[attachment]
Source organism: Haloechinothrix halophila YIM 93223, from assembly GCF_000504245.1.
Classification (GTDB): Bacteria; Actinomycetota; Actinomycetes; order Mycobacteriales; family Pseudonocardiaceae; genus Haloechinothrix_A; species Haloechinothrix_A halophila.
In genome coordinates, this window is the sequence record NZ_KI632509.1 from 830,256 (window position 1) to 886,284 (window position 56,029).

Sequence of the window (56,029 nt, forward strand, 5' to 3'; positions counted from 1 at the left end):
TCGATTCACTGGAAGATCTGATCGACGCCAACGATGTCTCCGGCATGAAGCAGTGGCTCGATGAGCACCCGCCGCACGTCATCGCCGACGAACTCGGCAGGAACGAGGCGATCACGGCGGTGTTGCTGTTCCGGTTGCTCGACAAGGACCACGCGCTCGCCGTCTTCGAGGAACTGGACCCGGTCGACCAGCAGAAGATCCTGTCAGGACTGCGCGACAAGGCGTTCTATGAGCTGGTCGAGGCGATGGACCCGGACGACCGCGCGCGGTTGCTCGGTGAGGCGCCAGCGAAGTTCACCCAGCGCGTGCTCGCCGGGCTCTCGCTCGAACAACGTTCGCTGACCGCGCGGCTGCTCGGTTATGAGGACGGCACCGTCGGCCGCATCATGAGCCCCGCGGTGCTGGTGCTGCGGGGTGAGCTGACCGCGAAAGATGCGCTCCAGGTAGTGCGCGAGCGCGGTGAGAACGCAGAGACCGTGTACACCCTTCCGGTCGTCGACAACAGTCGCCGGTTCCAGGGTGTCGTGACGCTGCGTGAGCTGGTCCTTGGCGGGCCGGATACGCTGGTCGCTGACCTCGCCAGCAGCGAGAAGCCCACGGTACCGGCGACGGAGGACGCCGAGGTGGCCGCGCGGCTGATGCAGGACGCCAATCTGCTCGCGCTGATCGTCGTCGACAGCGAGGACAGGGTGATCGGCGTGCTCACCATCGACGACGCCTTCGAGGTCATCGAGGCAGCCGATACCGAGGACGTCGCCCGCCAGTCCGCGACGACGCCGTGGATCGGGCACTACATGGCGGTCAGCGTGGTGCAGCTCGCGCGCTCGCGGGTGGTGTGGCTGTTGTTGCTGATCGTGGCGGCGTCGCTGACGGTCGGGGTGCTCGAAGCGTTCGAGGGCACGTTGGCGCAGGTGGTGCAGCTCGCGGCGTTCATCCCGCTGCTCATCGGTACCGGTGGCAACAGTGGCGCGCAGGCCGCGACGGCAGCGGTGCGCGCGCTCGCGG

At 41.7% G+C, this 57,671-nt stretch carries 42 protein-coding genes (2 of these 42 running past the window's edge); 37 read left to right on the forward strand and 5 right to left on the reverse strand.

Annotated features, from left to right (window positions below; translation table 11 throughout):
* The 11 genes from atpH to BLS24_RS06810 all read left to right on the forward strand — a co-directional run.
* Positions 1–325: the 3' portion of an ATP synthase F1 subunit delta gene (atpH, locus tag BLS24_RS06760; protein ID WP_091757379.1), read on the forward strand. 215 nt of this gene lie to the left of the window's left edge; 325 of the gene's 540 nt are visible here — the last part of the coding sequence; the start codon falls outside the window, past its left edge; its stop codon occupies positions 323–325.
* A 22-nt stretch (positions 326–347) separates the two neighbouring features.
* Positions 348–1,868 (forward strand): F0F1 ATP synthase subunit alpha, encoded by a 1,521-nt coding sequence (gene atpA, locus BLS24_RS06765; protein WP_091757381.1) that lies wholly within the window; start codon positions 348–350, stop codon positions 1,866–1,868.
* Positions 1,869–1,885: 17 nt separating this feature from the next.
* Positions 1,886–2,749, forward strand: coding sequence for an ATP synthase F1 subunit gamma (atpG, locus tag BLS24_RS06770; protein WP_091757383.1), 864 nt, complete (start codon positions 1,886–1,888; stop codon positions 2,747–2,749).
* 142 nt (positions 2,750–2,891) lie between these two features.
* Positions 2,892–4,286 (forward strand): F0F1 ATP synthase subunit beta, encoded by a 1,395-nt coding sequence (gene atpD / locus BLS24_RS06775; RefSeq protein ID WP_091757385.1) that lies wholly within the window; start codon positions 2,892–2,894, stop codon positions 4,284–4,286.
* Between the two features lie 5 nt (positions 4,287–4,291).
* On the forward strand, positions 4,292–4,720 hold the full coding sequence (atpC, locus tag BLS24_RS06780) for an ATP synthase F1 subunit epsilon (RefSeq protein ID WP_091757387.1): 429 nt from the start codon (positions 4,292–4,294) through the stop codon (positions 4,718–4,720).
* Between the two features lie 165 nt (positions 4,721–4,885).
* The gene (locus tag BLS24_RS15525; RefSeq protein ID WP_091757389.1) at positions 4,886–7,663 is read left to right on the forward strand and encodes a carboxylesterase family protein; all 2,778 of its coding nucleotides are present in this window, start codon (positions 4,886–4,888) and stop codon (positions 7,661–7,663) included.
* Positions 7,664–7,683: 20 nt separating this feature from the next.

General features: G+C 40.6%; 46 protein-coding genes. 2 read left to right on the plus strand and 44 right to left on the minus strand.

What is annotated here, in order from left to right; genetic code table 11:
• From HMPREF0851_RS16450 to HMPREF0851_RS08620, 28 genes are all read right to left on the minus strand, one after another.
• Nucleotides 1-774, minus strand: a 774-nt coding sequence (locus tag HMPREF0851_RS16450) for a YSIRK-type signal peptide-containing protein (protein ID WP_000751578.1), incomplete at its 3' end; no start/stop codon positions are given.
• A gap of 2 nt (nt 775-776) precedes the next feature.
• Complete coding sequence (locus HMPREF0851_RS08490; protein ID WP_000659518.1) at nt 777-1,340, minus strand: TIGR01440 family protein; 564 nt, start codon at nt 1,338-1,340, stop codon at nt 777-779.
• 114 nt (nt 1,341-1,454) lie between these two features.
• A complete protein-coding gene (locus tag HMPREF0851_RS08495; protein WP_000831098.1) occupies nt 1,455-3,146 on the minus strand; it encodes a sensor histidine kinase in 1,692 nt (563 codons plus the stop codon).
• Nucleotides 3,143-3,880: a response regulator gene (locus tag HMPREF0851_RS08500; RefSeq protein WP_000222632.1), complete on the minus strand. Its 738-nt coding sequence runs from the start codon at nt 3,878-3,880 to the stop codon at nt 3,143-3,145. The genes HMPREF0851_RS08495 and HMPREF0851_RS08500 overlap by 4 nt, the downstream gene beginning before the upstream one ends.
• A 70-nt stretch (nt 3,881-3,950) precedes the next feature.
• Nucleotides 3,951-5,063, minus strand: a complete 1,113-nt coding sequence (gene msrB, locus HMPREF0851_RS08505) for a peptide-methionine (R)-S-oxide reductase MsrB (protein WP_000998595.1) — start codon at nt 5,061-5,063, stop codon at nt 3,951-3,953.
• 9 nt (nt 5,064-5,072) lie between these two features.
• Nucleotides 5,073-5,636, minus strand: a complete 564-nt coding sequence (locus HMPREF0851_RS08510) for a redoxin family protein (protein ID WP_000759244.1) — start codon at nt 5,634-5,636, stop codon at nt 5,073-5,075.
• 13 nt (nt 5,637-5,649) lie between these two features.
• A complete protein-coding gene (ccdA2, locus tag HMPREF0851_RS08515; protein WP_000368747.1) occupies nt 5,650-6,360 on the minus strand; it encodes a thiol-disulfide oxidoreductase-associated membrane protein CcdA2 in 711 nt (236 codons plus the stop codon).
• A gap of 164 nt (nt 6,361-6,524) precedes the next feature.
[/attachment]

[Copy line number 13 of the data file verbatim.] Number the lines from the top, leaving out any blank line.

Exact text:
* Positions 1,886–2,749, forward strand: coding sequence for an ATP synthase F1 subunit gamma (atpG, locus tag BLS24_RS06770; protein WP_091757383.1), 864 nt, complete (start codon positions 1,886–1,888; stop codon positions 2,747–2,749).